You’re probably among the millions who have experienced it: driving in a car, listening to the radio, and suddenly this song comes on. It is not just any song–this was your favorite song when you were a teenager. As the first few notes strike up, you’re transported back in time. Everything is so vivid, and your mind wanders to parties, first kisses and sweaty palms. It’s as if time stands still and you suddenly realize that for the entire duration of the song, you haven’t seen a single thing on the road.
There’s no doubt about it, sound is immensely powerful. And yet 83% of all the advertising communication we’re exposed to daily (bearing in mind that we will see two million TV commercials in a single lifetime) focuses, almost exclusively, on the sense of sight. That leaves just 17% for the remaining four senses. Think about how much we rely on sound. It confirms a connection when dialing or texting on cell phones and alerts us to emergencies. When the sound was removed from slot machines in Las Vegas, revenue fell by 24%. Experiments undertaken in restaurants show that when slow music (slower than the rhythm of a heartbeat) is played, we eat slower–and we eat more!
Is this just coincidence, or does sound make us buy more, want more, dream more and eat more? Any 50-year-old American can sing a whole range of television jingles from the 1970s–they are all well stored in the recesses of our brain. Yet if you were to ask the same of those who have come of age recently, you will find them stumped. Has the magic of a television tune disappeared, or has the advertising world lost sight of the fact that people do indeed have speakers at home? I decided to put these questions to the test.
Buyology Inc. and Elias Arts, a sound identity company in New York, wired up 50 volunteers and measured their galvanic, pupil, and brainwave responses to sounds using the latest neuroscience-based research methods. We learned that sound has remarkable power. This may not be surprising for many, but it was certainly surprising to realize just how many commercial brands over the past 20 years have made their way into the world’s 10 most powerful and addictive sounds–beating some of the most familiar and comforting sounds of nature.
Forget the sound of the waves or the songs of birds, they didn’t even make the top 10. But the jingle advertising a computer chip, and object which most of us have never even seen, took the prominent second spot in our brains in terms of addiction. We strongly respond to the sound of Intel! This tells us that repetition is the key, since most of us can’t even sing it. What this tells us is that there’s no limit to this phenomenon, because a computer chip doesn’t really have a sound.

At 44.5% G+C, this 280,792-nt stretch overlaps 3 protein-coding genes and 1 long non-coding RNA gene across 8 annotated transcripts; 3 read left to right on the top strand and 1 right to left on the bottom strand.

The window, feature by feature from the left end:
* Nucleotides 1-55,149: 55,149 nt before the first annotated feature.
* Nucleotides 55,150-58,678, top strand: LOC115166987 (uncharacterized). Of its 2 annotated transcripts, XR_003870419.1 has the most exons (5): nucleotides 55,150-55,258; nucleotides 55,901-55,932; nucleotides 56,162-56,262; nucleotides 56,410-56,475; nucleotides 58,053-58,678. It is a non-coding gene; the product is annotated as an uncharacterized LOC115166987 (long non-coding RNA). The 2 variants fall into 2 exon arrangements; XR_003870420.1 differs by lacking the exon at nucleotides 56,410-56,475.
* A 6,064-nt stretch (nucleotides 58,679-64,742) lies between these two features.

The third most powerful sound is just over 10 years old, and yet it had such a profound effect on our volunteers that as soon as they hear it, they remove their headsets and check their bags for their vibrating cell phone. When we switch our phone into silent mode, we think it cannot be heard. But the vibration has its own sound, and almost immediately the test subjects stopped whatever they were doing to attend to their phones. It’s hardly surprising that the Blackberry has been dubbed a CrackBerry–even President Obama is hooked.
Psychologically speaking, this is not a happy discovery. Recent studies show that the first thing we do when we wake is check our BlackBerry. Going to the bathroom, brushing our teeth and eating breakfast takes a back seat. Increasingly people sleep beside their phones–that message that arrives at 4.00am, is now a priority! Even though the sound of a vibrating phone has taken second place to a baby’s giggles, it seems that in just over a decade technology now provides the predominant sounds of daily life.
As marketers become more aware of the power of sound, it will be used to increase brand recognition in increasingly sophisticated ways. It’s just a matter of time before our brains hear sizzling steaks, newly lit cigarettes and sparkling sodas, and immediately register them as Outback, Marlboro and Dr. Pepper.
THE MOST ADDICTIVE SOUNDS IN THE WORLD
Non-branded and branded sounds:
1. Baby giggle
3. Vibrating phone
4. ATM / cash register
5. National Geographic
7. T-Mobile Ringtone
9. ‘Star Spangled Banner’
10. State Farm
Top 10 Non-branded sounds:
1. Baby giggle
2. Vibrating phone
3. ATM / cash register
4. “Star Spangled Banner”
5. Sizzling steak
6. ‘Hail to the Chief‘
7. Cigarette light and inhale
8. “Wedding March”
9. “Wish Upon a Star”
10. Late Night with David Letterman Theme
MARTIN LINDSTROM is a 2009 recipient of TIME Magazine‘s “World’s 100 Most Influential People” and author of Buyology–Truth and Lies About Why We Buy (Doubleday, New York), which appeared on both The New York Times and Wall Street Journal bestseller lists. Lindstrom is an adviser to executives of McDonald’s Corporation, Procter & Gamble, Nestlé, PepsiCo, Microsoft Corporation, The Walt Disney Company, and GlaxoSmithKline, amongst others. His personal global audience is estimated at over a million people. His book, Brand Sense, was hailed by the Wall Street Journal as “…one of the five best marketing books ever published.” Lindstrom’s latest books, Buyology and Brand Sense have been translated into more than 40 languages, and are now out in paperback.